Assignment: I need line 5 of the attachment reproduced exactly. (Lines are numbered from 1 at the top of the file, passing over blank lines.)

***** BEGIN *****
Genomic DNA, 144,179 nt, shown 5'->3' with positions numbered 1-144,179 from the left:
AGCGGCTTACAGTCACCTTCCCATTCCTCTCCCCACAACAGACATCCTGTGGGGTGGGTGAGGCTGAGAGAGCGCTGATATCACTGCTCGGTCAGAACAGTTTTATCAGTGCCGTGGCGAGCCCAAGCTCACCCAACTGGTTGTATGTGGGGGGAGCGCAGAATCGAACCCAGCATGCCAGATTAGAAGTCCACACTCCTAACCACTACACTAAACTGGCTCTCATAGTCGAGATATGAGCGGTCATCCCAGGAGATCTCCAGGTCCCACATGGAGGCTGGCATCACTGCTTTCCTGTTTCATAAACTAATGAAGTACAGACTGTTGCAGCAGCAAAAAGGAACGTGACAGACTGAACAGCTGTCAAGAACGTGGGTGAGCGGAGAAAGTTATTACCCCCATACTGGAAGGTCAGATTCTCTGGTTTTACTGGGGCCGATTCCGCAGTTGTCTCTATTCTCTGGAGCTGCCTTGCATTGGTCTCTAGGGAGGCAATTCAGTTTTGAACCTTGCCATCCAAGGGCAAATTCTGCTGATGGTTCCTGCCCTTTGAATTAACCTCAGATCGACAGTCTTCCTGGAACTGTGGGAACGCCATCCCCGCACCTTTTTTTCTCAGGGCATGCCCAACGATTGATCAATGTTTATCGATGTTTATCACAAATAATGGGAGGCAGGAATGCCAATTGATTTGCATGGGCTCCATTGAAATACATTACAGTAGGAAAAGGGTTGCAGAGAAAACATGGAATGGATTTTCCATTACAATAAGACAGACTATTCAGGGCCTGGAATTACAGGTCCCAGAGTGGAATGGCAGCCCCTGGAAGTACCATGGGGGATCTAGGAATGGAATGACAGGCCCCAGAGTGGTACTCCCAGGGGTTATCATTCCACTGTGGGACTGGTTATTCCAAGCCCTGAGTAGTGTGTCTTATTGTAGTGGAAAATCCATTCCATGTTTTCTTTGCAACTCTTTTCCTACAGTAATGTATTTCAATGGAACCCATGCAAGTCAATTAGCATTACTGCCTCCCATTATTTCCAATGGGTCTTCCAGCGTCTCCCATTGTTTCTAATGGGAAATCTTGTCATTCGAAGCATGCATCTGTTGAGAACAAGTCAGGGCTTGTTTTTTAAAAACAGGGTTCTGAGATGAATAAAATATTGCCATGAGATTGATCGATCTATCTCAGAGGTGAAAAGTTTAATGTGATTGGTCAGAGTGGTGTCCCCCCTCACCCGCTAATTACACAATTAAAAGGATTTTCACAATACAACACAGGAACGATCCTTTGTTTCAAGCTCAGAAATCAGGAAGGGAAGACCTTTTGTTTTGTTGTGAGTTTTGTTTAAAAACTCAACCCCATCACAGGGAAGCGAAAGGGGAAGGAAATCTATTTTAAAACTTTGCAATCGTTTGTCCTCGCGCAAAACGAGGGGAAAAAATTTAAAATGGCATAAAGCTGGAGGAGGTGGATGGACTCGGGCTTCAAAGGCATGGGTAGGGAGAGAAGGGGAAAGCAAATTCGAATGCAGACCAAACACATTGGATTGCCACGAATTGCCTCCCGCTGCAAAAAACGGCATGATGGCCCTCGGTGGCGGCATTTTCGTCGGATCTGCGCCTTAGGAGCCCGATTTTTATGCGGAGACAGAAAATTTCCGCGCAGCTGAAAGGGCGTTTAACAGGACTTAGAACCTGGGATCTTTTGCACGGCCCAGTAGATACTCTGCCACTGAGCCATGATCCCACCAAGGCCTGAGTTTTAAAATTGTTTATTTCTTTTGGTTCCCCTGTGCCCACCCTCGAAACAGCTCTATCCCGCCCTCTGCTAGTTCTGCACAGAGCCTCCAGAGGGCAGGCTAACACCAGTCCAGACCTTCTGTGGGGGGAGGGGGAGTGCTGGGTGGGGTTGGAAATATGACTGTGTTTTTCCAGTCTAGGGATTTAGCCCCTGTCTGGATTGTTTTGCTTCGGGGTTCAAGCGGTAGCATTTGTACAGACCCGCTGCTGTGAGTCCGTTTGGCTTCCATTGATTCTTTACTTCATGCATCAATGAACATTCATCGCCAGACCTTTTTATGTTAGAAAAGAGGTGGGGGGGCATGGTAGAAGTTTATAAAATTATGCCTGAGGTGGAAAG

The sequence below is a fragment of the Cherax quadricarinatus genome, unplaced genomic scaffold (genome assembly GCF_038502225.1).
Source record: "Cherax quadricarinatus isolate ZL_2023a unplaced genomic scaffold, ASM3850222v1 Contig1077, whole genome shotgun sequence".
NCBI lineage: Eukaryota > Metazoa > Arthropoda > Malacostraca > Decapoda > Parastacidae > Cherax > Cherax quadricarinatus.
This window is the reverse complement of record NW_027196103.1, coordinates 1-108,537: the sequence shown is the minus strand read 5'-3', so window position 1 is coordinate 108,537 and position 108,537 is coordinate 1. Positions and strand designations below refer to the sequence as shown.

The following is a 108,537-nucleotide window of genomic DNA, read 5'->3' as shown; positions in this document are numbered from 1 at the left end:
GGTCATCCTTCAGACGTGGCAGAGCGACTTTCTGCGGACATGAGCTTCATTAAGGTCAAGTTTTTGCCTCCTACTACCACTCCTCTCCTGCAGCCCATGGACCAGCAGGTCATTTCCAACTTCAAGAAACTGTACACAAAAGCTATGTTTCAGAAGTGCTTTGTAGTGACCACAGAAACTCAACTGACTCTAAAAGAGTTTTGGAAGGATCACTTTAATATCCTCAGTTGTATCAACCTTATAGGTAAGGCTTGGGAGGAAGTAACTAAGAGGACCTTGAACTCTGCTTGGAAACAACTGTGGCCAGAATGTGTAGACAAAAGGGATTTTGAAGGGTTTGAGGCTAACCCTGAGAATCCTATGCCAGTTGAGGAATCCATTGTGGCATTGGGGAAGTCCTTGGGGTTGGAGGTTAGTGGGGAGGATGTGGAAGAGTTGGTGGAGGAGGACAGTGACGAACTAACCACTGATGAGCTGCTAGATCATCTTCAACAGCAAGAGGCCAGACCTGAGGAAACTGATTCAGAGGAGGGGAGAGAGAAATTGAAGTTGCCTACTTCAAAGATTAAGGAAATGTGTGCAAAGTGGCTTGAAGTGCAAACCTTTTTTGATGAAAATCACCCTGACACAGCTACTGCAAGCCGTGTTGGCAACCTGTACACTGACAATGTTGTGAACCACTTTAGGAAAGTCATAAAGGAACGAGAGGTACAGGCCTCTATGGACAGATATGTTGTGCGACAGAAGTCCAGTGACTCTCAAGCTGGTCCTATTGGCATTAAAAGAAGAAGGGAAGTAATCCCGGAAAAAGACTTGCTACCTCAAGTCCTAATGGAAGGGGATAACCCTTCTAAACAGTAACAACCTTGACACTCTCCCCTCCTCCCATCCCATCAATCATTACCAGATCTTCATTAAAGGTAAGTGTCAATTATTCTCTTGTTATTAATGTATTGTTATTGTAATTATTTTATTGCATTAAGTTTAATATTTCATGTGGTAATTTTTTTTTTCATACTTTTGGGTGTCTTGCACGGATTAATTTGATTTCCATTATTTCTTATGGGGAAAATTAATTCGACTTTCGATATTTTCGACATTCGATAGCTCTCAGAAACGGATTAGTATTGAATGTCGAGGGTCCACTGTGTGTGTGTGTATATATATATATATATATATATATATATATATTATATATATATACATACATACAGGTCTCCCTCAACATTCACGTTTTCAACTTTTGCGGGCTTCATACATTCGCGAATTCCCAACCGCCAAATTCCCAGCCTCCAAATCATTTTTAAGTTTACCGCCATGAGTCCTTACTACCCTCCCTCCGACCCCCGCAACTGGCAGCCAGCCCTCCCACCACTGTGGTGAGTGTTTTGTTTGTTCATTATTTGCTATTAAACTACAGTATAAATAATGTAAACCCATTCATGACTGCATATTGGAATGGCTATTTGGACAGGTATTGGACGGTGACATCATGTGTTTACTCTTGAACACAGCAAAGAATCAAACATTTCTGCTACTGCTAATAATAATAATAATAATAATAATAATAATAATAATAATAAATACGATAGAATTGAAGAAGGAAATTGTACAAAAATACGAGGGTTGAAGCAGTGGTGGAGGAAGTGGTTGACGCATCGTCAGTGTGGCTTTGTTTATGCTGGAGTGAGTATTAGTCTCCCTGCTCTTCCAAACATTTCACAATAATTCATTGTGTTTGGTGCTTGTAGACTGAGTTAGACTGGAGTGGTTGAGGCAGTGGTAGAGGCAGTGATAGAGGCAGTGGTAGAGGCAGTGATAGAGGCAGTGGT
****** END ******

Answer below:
NCBI lineage: Eukaryota > Metazoa > Arthropoda > Malacostraca > Decapoda > Parastacidae > Cherax > Cherax quadricarinatus.